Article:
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STHiatt Profile
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Registered: 11-2011
Location: Canutillo Texas
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Re: Rare homing breeds?


And my final bit of info from an Aussie site:

The early development of the Belgian Racing Homer took two distinct lines in three areas, Antwerp, and the neighbouring districts of Leige & Verviers. In Antwerp, various crosses of “Smerle” and “Cumulet” were used. The English varieties of the “Carrier”, “Dragoon” and “Horseman” (similar to the Carrier and derived from Persia via Egypt and Turkey) were added to produce a very successful flying bird which became known as the “Antwerp”. The “Antwerp”, probably due to the English Carrier cross, was a heavier bodied and bolder headed than the Leige and Verviers type. They raced very reliably in flights from London to Antwerp.
Concurrently with the development of the Antwerp racer in Antwerp, the fanciers of Liege and Verviers districts were developing one of their own, independently of Antwerp and, to a great extent, of one another. The fanciers of the Leige district used a cross of the frilled Owl or Turbit with the Cumulet and a descendant variety of the Eastern Carrier which for many years had been living wild in Belgium, produced the “Smerle” of Leige which was distinguished for its racing ability. It is well known that as far back as the 1820’s the Verviers and Leige pigeons were flying 500 miles on the day. There were several varieties of semi-wild pigeons, survivors of the domesticated varieties of previous ages in Western Europe, which may have been used at first experimentally, by the Belgians in the early development of the modern racing pigeon. It is for this reason that different districts evolved distinct and different types but although at first distinct and varying origin, the Liege and Verviers pigeons did not differ greatly in type or characteristics – certainly not so much as both differed from the Antwerp.

http://australianavianresearchorganization.com/page13a.html



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Shannon
11/27/2011, 12:05 pm Link to this post Send Email to STHiatt   Send PM to STHiatt Blog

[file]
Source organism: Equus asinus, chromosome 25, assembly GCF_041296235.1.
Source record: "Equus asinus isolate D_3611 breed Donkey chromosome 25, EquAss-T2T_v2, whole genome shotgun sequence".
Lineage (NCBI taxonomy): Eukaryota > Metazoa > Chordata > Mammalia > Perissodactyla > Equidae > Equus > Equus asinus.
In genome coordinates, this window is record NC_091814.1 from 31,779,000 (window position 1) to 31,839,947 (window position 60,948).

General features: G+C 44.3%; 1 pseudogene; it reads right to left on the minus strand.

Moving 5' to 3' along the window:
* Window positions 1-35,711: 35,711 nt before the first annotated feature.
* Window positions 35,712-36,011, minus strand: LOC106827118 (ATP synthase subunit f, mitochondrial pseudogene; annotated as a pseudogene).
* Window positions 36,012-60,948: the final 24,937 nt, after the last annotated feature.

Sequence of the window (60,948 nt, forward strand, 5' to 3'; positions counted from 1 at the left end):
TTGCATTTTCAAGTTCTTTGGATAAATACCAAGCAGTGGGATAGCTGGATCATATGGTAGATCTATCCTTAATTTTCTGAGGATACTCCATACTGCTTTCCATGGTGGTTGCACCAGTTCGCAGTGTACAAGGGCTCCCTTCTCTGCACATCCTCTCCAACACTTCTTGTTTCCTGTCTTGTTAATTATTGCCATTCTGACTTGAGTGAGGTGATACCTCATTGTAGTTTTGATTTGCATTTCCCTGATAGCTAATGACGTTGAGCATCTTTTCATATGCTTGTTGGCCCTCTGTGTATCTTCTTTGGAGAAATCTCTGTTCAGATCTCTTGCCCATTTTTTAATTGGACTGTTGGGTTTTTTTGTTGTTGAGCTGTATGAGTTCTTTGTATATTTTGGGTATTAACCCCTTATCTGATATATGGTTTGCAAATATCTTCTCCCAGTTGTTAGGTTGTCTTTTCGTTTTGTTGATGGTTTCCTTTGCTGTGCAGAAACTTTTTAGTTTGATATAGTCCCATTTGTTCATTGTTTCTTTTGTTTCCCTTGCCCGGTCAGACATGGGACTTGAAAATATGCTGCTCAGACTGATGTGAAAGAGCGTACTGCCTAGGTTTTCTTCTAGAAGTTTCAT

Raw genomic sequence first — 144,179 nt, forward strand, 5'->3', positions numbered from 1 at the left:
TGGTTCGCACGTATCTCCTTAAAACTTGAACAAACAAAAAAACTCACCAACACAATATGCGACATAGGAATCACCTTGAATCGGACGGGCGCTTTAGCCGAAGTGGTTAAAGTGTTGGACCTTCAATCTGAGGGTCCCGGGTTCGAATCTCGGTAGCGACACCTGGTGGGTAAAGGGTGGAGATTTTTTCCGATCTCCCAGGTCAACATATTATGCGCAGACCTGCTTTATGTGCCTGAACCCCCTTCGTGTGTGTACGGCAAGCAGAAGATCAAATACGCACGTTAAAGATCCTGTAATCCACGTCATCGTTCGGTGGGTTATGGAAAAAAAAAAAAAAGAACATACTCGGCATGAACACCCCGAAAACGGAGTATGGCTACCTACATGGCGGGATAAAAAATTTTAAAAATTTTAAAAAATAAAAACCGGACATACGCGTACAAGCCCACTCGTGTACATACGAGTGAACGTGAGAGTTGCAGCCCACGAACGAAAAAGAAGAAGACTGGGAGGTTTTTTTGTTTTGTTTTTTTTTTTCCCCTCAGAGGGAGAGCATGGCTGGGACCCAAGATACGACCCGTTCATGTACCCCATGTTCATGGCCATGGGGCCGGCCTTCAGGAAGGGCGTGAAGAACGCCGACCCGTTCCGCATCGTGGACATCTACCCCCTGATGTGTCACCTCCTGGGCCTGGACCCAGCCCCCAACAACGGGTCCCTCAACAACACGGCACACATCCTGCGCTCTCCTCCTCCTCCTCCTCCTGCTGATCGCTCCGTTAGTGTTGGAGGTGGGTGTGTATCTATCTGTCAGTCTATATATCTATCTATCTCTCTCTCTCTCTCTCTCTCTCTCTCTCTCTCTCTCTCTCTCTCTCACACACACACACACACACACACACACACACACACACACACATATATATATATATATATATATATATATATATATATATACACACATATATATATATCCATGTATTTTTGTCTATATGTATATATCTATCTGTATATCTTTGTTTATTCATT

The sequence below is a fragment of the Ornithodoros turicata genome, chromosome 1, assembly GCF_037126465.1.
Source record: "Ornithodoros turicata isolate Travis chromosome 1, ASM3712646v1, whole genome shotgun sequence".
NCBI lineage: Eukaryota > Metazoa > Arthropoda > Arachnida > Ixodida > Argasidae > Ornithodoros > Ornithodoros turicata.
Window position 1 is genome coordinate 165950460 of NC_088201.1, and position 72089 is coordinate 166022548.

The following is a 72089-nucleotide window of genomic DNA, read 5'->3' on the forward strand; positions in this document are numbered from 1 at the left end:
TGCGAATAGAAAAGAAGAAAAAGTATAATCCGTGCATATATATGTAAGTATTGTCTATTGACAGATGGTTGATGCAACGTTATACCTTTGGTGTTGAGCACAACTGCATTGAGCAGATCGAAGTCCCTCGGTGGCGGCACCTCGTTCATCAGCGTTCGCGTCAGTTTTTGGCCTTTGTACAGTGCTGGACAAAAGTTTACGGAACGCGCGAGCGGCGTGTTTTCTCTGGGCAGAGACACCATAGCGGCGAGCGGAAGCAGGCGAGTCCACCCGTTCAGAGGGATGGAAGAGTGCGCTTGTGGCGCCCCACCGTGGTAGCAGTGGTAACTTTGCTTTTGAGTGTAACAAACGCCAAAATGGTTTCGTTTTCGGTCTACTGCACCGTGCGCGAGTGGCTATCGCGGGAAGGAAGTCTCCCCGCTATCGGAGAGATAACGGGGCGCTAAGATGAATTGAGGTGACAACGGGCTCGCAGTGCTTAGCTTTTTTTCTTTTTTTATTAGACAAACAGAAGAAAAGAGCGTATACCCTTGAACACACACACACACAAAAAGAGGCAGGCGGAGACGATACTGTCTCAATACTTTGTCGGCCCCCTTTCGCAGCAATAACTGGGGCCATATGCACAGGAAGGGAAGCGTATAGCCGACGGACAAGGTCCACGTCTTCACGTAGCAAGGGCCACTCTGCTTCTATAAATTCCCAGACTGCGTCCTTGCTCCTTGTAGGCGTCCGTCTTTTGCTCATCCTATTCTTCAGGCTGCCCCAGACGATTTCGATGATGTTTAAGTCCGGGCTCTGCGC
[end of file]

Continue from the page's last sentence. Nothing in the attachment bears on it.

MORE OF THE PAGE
Gaditano Profile
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Registered: 01-2006
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Re: Rare homing breeds?


Check this guy out. He is 1/4 Dragoon and 3/4 top racing blood. When paired back to a good racer he has produced a 2nd-place diploma winner and two additional birds that placed in the top 20% at the club level over the last two years.

I am thinking about using him to revive the old flying type Dragoon

Image

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11/27/2011, 12:24 pm Link to this post Send Email to Gaditano   Send PM to Gaditano
 
pmcquistion Profile
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Re: Rare homing breeds?


I like this birds color.

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Phil Mcquistion
Glendale, Az. 85305
philmcq49@aol.com
11/27/2011, 6:21 pm Link to this post Send Email to pmcquistion   Send PM to pmcquistion
 
STHiatt Profile
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Re: Rare homing breeds?


You have already reproduced the old Dragoon, dude! Nice work. Homer crosses with English Owls make nice Antwerps that FLY well at short distances (made that cross in 1969). I've never tried using Chinese Owls, but African Owls might work. Years ago (1970-71)I crossed Show type racing pigeons with homers to fly them out to 200 miles. One of them flew 500 miles NEXT day; the real racers made it 500 miles ON THE day.

Nice bird, Alan. Would produce cracker jack Radars methinks.

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Shannon
11/27/2011, 7:04 pm Link to this post Send Email to STHiatt   Send PM to STHiatt Blog
 
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Re: Rare homing breeds?


Good idea about the Radars, never thought of that emoticon

What did your Show Type Homers/Racing Homers look like?


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11/28/2011, 12:20 pm Link to this post Send Email to Gaditano   Send PM to Gaditano
 
STHiatt Profile
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Re: Rare homing breeds?


I used show type homers from Edgar Griffiths, Llanelly, Wales, to cross with the racing homers. They already had some flying type to them, but most had that luxurious feather, wonderful body, and beautiful head shape still found on Non-flown or show type homers.

So . . . the look of the crosses varied from fairly plain ole homers to beautiful homers with show type. Some of those crosses bred back to my Antwerps were nice lookers as well and put "body" on the 'Twerps. Took two more crosses back to pure Antwerps to get the beak back, especially on the short-faced birds. But that's what I do best--mess up gene pools to improve them--usually!

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Shannon
11/28/2011, 6:58 pm Link to this post Send Email to STHiatt   Send PM to STHiatt Blog
 


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